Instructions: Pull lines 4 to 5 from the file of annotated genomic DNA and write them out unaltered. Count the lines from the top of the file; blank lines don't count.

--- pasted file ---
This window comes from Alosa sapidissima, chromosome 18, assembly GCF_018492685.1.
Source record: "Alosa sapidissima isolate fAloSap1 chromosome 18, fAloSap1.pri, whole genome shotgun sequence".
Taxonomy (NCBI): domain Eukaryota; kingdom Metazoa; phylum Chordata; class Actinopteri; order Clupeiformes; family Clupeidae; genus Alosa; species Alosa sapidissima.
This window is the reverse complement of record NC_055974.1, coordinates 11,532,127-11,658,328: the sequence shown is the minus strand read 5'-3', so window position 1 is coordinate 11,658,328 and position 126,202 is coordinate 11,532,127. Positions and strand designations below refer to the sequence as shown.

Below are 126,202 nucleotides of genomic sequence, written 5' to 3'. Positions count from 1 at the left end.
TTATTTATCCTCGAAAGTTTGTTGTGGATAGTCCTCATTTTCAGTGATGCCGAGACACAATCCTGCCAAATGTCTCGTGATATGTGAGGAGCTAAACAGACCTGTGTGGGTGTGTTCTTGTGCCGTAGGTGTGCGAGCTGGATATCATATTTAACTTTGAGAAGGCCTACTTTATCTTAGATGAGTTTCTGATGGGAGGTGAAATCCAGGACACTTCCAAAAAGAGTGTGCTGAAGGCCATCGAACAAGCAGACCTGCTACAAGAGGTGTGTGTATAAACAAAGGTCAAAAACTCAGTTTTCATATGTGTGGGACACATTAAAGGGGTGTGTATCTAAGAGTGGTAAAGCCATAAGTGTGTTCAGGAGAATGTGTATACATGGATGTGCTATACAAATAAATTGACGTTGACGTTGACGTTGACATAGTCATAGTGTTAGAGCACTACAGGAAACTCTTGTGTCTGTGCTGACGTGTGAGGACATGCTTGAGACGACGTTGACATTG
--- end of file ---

This window is the reverse complement of record NC_055974.1, coordinates 11,532,127-11,658,328: the sequence shown is the minus strand read 5'-3', so window position 1 is coordinate 11,658,328 and position 126,202 is coordinate 11,532,127. Positions and strand designations below refer to the sequence as shown.

Below are 126,202 nucleotides of genomic sequence, written 5' to 3'. Positions count from 1 at the left end.